Eleven Ducks who ran under legendary coach Bill Bowerman broke the hallowed sub-four-minute-mile barrier, and on May 27 the ten surviving members of the group are returning to the University of Oregon for a special event, dubbed the “Sub 4 Reunion.”
Organized as a fundraiser by the Oregon Track Club — founded by Bowerman himself more than 50 years ago — the public is invited to meet the milers and hear their stories. The reunion, held at the John E. Jaqua Center for Student Athletes, will feature a social hour, panel discussion and question-and-answer session, and at the conclusion of the reunion attendees will head to Hayward Field for the 42nd running of the Prefontaine Classic.
The sub-4 theme extends beyond the 10 honored guests, too. Tickets cost $25 for the public and $20 for OTC members, but if you’ve run a sub-4 mile it’s free. Hop Valley Brewing Company will debut a new beer, dubbed the Sub 4 Ale, at the event. Even the emcees, Andrew Wheating and Tom Farrell, are sub-4 milers. The Sub 4 Reunion gets underway at 5:30 p.m., and the panel discussion begins one hour later.
“For years I’ve been thinking about how it would be really cool to have a reunion to get everybody who’s run a 4-minute-mile together in the same place at the same time, and so last summer I decided I was going to do it,” said the Oregon Track Club’s Todd Bosworth, the reunion organizer.
The first sub-4-minute-mile was run in 1954, at the Iffley Road Track in Oxford, England. At the time, some thought the achievement was impossible. Run a mile in under four minutes? The human body simply wasn’t capable.
But Roger Bannister, a medical student who would retire three months later to concentrate on his studies, broke the tape in 3:59.4, cementing his name in the history books. The achievement made him a worldwide celebrity — he was named Sports Illustrated’s first-ever Sportsman of the Year, and on the 50th anniversary of his feat a stopwatch and a rendering of his legs was added to Britain’s 50-pence coin.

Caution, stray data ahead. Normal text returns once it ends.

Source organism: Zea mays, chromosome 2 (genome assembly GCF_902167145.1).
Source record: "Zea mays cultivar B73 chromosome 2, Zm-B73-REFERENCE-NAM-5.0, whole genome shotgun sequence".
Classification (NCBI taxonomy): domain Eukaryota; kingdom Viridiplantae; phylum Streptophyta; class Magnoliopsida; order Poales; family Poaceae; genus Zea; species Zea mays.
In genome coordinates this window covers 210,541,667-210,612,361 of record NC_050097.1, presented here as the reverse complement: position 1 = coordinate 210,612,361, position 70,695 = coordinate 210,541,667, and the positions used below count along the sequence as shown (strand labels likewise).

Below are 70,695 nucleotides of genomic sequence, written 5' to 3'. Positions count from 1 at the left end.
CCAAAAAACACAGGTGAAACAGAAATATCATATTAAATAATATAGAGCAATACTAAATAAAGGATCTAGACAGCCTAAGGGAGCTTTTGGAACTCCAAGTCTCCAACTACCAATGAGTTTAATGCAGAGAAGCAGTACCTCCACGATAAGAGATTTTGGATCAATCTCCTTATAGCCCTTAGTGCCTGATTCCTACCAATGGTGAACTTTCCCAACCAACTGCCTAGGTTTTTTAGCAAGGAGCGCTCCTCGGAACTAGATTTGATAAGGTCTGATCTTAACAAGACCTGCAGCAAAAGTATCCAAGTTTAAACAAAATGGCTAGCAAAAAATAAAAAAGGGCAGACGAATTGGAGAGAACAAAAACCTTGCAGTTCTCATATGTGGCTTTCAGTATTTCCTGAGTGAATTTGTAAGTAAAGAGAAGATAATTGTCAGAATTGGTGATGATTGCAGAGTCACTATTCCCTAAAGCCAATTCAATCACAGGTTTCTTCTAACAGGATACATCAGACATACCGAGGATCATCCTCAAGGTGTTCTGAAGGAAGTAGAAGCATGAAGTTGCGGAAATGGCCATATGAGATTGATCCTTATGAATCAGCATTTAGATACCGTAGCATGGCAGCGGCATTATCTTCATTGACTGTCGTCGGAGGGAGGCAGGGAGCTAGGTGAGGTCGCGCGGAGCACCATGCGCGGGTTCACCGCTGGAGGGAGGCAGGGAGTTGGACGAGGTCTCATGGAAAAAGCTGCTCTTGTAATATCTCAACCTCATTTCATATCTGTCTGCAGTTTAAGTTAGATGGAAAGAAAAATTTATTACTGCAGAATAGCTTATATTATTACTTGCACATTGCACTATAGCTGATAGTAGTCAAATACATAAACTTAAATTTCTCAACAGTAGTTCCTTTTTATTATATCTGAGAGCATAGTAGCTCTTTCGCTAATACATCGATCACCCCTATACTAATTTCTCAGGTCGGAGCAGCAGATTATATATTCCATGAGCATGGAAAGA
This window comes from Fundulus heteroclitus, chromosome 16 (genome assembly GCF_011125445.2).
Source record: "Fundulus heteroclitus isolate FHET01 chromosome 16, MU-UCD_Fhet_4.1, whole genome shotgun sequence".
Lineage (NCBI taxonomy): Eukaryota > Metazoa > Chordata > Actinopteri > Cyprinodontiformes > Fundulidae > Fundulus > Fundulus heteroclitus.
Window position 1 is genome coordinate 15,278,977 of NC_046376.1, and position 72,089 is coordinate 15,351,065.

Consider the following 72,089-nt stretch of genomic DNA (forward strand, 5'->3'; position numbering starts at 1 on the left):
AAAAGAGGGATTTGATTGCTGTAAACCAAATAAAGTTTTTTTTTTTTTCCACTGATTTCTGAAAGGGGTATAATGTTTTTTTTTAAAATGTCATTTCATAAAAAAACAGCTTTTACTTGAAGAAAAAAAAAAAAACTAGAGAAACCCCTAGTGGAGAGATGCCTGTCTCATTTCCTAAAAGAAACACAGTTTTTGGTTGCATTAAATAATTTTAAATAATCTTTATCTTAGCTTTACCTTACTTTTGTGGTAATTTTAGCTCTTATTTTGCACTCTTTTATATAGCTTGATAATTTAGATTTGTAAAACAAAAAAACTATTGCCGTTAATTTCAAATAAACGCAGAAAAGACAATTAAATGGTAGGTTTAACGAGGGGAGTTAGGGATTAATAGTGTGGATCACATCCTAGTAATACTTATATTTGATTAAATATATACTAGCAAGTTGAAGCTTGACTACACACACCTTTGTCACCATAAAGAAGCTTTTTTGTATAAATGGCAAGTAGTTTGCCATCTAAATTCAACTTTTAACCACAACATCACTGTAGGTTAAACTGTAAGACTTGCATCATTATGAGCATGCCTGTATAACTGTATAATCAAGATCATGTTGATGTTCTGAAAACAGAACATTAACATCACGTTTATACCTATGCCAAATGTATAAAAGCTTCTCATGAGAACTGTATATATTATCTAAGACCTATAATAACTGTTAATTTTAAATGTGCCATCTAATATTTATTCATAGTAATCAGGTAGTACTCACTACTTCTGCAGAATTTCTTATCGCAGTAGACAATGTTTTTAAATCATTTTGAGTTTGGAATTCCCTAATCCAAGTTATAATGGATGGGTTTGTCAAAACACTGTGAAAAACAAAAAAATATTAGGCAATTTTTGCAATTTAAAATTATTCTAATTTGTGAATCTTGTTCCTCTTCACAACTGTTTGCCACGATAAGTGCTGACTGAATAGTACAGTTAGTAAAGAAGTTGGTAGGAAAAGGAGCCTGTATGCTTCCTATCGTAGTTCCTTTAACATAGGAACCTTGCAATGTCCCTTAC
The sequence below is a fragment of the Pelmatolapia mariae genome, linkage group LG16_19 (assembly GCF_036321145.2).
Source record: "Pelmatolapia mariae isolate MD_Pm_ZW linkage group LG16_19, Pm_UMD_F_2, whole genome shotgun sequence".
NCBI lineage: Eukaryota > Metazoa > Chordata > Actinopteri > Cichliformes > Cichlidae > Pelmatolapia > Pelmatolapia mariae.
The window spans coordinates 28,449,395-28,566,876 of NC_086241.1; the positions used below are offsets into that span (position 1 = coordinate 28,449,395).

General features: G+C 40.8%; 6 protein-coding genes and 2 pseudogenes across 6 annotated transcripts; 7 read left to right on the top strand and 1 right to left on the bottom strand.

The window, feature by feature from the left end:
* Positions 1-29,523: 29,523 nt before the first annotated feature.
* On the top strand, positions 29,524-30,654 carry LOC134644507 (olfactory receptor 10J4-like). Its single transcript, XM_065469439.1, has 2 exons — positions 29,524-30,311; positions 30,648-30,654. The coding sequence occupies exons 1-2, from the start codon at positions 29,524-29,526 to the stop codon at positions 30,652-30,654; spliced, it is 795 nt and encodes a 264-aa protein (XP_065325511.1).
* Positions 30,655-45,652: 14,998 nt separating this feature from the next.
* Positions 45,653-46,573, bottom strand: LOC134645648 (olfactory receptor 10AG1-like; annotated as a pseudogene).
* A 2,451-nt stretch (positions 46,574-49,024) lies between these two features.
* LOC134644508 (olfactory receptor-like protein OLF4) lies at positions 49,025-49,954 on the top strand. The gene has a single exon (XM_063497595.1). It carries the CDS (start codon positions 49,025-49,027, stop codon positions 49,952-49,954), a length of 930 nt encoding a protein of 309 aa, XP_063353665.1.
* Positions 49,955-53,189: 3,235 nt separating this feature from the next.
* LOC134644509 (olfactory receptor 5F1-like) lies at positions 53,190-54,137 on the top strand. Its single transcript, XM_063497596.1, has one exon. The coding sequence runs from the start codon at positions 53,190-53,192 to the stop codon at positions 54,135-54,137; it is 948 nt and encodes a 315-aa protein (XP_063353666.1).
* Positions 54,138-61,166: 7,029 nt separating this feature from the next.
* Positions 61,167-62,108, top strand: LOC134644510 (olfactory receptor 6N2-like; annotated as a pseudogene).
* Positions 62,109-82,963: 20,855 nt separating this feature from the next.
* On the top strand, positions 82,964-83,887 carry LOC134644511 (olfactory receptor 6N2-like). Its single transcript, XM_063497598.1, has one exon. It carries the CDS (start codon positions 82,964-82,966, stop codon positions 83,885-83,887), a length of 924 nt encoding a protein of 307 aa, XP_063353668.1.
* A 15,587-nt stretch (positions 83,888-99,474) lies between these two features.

While Bannister was running, 5,000 miles away in Eugene, Oregon, decorated war veteran and former UO football player Bill Bowerman was in his sixth season as head coach of the University of Oregon track and field team. At the time the Ducks were 20 years removed from their last conference title, and 18 years removed from their last Olympic medalist, but they were on the cusp of a run that would leave the world in its wake.
In 1956, two years after Bannister’s race, the 4-minute-mile barrier was broken on American soil for the first time. Forty thousand fans packed the Los Angeles Coliseum to see world-record holder John Landy run the distance as part of a specially organized meet; the rabbit was Jim Bailey, the reigning NCAA mile champion and a 26-year-old UO sophomore. Only, Bailey turned the race on its head and beat Landy to the finish line, crossing in 3:58.6.
The first Duck to run a sub-4-minute mile soon had plenty of company, as Jim Grelle (who earned the distinction after graduating), Dyrol Byrleson, Keith Forman, Archie San Romani, Wade Bell, Dave Wilborn, Arne Kvalheim, Roscoe Divine, Steve Prefontaine and Steve Savage all also recorded sub-4 times over the next 14 years. Between Bailey running 3:58.6 in 1956 and Savage running 3:59.2 in 1970, the Ducks represented one tenth of the world’s sub-4 milers, and accounted for one third of all sub-4miles run. The UO won four of Bowerman’s five NCAA titles during that time, and established the university as a national track and field powerhouse.
“They do have their own reunions, but they’re usually private amongst themselves,” Bosworth said. “They’re not a public event. They thought the idea of this was a great idea, and they wanted to be a part of it.”
Money raised from the event will help the Oregon Track Club fund local grassroots running programs.
Visit to sub4reunion.org to purchase tickets and learn more about the event.
—By Damian Foley, University Communications